Applied research is practical research concerned with explaining the policy problems (Hagan, 2010). In applied research it helps law enforcement figure out why the old policies are not working and what can be done to improve the policies compared to the past policies (White, 2013). Crime analysis is the systematic, analytic methods directed at supplying useful information related to illegal patterns (Ibid, nd). Crime analysis in the criminal justice field can aid in the career of scientists because he or she uses examinations, violation representations, violation programs, arrest records, law enforcements calls as well as additional means to show applicable data (Wilson, 2013). In fact, crime analysis in criminal justice careers uses identification guides, violation prognosis, target profile analysis, requirements of investigative leads, and requirements to aid data to neighborhood policing and crime prevention programs. An example of a crime prevention program is the Drug Abuse Awareness Education (DARE) (Gottlieb, Sheldon, & Raj, 1994). Intelligences agencies assist the act of coming to a decision of who is doing what with whom by its focus of the relationship between illegal – and unusual activities for example, narcotics, trafficking, prostitution rings, organized crime, gangs, and terrorists (Gottlieb, Sheldon, & Raj, 1994). Intelligences agencies in the criminal justice system as a career for example, the narcotics division can aid in bringing down individuals dealing in narcotics. Individuals who are assigned to this specific area in law enforcement can gain important information from confidential informants (if any) to help in bringing down the individual or individuals involved in narcotics for example, marijuana, crack cocaine, and heroin. In addition, to the narcotics division there is the Federal Bureau of Investigations (FBI). The Federal Bureau of Investigations (FBI) supplies other law enforcement agencies with services for example, fingerprint identification (“Criminal Justice Data Improvement,” 2013). Statistics is the science of collecting, organizing, and interpreting data (Bennett, Briggs, & Triola, 2009). Statistics as a career in the criminal justice field can help scientists organize, collect, and interpret the information needed to for cases for example, by summarizing the information instead of doing each of the experiments separately and easier to gather the information then put it into a summary (White, 2013). How not knowing the correct vocabulary changes as Dena conducts research in criminal justice.
When doing research in criminal justice if Dena does not know the correct meanings of the new terms it can lead to wrong and inaccurate information that goes into her documentation. An example of this would be if Dena were writing information for both applied and pure research she could misinterpret the meanings for both of the new terms and when doing her documentation to be presented. The documents that Dena has provided will be wrong and will not give the right outcome therefore, the reports that she turns into her boss will let he or she know that Dena is not as familiar with the new terminology (White, 2013). How knowing the right terminology can be an asset to Dena when evaluating research and information. When looking over the documentation and definitions of each new vocabulary term knowing the right terms will aid in the research Dena will be able to show any mistakes (if any). In fact, if Dena knows the definitions and how each functions then she will be able to continue her research and find any misspelled vocabulary terms. Knowing the differences between the right and wrong new vocabulary can make a difference when doing a document that has to be presented (White, 2013). In conclusion, learning new vocabulary terms in the criminal justice field aids in the research process. Knowing both of the definitions and what each means will aid in the process for research. In fact, by not knowing the differences Dena can misinterpret one definition for another for example, pure research, and applied research. Statics in the criminal justice field can be beneficial to the scientist because he or she can put the information into a computer and summarize the facts. Summarizing the facts makes it easier on the scientist or analyst because he or she does not have to do each experiment separately.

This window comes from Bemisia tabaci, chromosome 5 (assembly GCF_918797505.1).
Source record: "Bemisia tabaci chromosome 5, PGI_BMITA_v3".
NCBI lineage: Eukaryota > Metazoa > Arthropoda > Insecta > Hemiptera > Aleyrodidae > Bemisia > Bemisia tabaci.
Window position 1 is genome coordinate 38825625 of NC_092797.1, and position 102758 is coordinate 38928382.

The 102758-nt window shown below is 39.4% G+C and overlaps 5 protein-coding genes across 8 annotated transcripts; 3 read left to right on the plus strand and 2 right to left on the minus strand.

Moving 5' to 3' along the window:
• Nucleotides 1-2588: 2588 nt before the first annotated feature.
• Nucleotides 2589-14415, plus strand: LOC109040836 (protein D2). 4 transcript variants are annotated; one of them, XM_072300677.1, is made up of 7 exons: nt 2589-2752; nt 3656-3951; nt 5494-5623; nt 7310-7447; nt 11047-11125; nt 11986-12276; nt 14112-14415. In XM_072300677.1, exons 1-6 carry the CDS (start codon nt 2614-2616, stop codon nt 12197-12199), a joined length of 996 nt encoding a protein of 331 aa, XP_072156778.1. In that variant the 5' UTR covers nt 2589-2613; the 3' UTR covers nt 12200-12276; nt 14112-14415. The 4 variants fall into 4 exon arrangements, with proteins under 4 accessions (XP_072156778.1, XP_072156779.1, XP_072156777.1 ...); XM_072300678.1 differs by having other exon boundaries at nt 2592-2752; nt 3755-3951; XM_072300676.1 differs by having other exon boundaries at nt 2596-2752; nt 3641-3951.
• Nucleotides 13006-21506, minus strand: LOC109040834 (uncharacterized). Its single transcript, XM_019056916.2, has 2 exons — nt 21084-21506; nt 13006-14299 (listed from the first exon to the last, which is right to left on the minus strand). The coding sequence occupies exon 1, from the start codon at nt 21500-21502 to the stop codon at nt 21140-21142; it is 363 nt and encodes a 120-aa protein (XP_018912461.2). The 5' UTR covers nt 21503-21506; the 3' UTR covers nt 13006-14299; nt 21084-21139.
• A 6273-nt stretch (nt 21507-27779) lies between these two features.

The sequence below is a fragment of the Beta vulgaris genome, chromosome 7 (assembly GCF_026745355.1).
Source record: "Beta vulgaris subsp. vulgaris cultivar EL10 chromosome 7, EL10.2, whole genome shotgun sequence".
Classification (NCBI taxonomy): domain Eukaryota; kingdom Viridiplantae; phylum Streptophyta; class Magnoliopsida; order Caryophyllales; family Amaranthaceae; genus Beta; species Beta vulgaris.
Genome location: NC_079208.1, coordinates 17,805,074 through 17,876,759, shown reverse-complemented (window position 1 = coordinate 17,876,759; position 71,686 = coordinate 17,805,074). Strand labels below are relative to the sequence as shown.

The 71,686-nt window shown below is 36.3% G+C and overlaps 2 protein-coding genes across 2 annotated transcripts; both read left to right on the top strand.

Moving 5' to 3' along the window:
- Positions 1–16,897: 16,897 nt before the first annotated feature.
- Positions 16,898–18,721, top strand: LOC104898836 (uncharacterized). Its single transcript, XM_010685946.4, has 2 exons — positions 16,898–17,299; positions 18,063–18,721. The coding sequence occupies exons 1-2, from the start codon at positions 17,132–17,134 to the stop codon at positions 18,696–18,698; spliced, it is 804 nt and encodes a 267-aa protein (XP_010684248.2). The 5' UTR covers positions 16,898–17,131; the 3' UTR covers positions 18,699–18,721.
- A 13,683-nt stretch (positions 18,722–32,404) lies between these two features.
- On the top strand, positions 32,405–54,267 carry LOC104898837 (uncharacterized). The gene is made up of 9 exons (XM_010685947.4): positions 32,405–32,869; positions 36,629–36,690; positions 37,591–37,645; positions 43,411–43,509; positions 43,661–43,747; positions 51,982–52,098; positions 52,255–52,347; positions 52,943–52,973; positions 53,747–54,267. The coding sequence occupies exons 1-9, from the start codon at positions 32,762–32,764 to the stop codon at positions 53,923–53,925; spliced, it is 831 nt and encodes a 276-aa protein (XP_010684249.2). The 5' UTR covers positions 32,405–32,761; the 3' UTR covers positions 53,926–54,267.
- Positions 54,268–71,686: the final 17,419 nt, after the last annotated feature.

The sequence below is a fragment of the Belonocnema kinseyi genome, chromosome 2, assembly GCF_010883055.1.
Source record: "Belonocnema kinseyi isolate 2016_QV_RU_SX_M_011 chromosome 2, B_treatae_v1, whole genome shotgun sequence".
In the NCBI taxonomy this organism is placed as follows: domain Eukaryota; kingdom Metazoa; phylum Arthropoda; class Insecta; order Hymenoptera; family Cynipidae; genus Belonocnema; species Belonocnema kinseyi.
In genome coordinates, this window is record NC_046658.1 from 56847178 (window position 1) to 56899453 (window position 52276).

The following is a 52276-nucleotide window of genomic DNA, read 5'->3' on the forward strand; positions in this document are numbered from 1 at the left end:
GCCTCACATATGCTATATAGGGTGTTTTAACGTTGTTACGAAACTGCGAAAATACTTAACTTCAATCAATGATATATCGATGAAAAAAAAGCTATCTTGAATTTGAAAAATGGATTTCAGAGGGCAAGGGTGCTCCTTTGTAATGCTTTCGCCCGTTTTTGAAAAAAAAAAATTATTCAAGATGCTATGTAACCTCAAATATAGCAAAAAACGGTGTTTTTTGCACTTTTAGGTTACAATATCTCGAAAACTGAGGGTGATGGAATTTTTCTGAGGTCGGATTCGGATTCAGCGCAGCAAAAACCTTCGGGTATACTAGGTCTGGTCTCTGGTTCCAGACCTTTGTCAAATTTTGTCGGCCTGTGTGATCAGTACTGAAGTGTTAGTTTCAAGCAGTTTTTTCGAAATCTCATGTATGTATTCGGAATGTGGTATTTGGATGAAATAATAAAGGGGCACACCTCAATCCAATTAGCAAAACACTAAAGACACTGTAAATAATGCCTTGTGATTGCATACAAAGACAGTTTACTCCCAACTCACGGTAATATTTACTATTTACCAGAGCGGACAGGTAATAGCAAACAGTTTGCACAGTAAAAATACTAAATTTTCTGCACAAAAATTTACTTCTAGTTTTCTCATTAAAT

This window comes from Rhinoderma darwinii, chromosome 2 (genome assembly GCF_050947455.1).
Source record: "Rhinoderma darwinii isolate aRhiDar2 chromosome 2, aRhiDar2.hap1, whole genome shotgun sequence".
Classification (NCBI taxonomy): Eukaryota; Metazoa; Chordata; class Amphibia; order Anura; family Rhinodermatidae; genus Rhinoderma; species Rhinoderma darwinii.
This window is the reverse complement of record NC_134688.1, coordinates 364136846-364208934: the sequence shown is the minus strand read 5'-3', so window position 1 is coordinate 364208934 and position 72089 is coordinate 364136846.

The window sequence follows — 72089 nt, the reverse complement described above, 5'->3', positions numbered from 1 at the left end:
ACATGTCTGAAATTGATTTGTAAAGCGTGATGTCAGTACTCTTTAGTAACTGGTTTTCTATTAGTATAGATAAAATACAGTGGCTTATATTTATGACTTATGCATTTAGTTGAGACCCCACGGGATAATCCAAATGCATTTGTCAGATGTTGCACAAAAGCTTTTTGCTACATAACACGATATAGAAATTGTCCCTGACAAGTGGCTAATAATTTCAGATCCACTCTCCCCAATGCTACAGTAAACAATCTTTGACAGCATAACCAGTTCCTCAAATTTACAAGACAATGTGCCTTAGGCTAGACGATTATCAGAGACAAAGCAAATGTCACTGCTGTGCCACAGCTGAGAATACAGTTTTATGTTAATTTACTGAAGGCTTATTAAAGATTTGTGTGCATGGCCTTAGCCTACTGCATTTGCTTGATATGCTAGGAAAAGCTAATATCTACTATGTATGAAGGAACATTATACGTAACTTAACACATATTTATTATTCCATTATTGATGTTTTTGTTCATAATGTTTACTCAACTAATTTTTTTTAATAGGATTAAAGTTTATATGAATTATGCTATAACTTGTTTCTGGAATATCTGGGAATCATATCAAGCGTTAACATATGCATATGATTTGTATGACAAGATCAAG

Criminal Justice Data Improvement (2013). Program Summary, (), . Retrieved from http://www.bjs.gov/index.cfm?=tp&tid=4 Gottlieb, S., Sheldon, A., & Raj, S. (1994), Crime Analysis: From First Report to Final Arrest. Crime Analysis: From First Report to Final Arrest. , (), Hagan, F.E. (2010). Research methods in criminal justice and criminology (8th ed.) Upper Saddle River, NJ: Prentice Hall Ibid (no date)
R Wilson (personal communication, July 20, 2013)